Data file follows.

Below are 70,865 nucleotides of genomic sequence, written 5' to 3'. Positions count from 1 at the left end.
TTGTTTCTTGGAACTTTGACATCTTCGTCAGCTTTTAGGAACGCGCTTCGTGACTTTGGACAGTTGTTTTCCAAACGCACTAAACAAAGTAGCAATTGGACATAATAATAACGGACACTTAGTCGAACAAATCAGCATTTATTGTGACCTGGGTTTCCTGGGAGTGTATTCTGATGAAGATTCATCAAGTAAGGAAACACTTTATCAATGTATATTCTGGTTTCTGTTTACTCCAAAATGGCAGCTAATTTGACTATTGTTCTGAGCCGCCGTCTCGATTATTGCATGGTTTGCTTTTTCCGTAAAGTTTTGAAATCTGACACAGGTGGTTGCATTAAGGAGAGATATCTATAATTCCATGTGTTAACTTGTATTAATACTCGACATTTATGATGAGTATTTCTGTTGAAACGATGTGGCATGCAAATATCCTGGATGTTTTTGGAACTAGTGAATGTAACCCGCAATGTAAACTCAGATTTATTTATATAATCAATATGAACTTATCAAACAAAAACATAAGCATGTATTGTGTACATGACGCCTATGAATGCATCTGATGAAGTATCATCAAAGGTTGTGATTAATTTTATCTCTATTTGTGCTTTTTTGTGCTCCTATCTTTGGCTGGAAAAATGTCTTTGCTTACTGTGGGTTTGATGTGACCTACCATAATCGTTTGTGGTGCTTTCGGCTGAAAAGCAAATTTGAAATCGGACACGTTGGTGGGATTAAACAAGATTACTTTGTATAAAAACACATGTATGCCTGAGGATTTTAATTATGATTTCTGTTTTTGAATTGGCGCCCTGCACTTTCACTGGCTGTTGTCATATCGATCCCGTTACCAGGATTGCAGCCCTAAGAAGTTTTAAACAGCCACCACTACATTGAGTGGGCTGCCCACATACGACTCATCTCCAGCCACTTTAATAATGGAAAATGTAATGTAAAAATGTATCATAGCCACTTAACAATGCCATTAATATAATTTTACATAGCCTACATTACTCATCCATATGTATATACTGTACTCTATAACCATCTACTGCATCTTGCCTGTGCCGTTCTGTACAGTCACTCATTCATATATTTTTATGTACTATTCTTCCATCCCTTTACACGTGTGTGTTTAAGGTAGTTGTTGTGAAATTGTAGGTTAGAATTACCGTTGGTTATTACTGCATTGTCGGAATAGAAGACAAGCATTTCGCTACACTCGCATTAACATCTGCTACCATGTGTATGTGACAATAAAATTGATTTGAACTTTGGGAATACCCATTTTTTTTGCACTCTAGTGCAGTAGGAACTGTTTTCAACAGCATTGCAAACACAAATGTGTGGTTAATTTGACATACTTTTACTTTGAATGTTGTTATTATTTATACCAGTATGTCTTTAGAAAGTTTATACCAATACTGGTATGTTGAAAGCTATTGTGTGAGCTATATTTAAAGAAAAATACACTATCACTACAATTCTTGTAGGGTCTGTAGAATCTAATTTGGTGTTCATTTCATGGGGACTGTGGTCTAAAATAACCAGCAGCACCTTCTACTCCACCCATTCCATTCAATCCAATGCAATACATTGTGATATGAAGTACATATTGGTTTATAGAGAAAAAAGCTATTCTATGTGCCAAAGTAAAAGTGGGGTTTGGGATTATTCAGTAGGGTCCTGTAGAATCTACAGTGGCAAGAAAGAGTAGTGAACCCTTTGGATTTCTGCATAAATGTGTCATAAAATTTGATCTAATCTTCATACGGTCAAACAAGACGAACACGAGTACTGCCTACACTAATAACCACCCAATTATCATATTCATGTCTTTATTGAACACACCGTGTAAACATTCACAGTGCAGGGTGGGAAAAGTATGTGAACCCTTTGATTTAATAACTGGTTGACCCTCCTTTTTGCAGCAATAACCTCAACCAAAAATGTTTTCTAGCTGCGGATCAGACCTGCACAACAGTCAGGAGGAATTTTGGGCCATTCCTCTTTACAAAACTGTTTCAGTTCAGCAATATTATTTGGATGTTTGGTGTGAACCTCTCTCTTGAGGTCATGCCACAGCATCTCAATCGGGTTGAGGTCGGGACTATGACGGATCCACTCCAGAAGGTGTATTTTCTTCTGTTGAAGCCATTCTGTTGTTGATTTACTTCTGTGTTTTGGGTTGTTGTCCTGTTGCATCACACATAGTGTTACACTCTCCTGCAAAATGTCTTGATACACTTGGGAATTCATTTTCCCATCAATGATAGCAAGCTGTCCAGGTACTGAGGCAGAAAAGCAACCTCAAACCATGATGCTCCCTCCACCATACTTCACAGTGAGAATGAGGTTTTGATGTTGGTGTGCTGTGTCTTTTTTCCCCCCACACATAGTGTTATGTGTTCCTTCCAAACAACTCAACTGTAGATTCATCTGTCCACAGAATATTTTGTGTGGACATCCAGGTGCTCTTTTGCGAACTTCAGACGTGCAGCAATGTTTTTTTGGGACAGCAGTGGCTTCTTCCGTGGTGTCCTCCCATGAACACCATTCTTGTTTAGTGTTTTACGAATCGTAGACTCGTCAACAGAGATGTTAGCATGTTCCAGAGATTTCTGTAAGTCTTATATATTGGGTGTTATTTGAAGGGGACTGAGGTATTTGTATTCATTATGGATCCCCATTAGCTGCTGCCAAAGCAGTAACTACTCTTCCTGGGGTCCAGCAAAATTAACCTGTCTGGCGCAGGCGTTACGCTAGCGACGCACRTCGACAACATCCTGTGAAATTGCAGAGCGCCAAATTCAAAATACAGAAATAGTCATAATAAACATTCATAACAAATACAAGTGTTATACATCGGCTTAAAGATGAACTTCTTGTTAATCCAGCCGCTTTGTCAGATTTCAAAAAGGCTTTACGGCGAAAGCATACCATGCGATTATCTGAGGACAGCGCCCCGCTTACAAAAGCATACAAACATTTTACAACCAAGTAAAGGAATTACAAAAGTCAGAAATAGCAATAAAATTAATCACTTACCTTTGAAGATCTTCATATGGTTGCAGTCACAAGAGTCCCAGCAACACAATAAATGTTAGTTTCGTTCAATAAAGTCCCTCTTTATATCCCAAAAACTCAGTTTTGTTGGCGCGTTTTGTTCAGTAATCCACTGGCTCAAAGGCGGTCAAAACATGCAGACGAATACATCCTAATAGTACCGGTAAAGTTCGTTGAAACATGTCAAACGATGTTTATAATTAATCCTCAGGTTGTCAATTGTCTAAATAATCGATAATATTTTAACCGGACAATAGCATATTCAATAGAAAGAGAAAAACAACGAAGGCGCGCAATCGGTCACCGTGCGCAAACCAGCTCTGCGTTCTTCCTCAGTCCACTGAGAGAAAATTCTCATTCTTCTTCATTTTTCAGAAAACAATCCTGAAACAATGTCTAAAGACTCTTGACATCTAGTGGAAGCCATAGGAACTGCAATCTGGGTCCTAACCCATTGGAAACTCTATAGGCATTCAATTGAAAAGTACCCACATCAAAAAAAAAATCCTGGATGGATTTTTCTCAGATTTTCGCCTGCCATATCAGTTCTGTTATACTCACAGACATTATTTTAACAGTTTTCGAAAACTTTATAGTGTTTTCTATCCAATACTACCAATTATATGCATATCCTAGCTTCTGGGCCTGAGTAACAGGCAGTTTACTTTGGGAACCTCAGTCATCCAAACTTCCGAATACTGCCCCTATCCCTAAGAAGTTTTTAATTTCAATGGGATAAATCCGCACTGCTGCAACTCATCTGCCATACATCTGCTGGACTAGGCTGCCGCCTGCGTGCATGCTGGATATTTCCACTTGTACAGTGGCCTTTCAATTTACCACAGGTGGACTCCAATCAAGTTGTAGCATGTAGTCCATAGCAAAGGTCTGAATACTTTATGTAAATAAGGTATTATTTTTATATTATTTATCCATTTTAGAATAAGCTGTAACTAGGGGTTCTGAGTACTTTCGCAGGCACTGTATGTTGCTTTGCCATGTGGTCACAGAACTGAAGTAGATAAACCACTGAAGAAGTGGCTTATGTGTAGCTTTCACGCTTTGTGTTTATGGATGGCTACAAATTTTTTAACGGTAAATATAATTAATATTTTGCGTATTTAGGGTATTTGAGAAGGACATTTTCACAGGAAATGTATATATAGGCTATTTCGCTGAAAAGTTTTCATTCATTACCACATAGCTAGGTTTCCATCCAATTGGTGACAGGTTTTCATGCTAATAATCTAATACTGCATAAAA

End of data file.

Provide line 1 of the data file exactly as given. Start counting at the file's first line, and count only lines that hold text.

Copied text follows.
Below are 70,865 nucleotides of genomic sequence, written 5' to 3'. Positions count from 1 at the left end.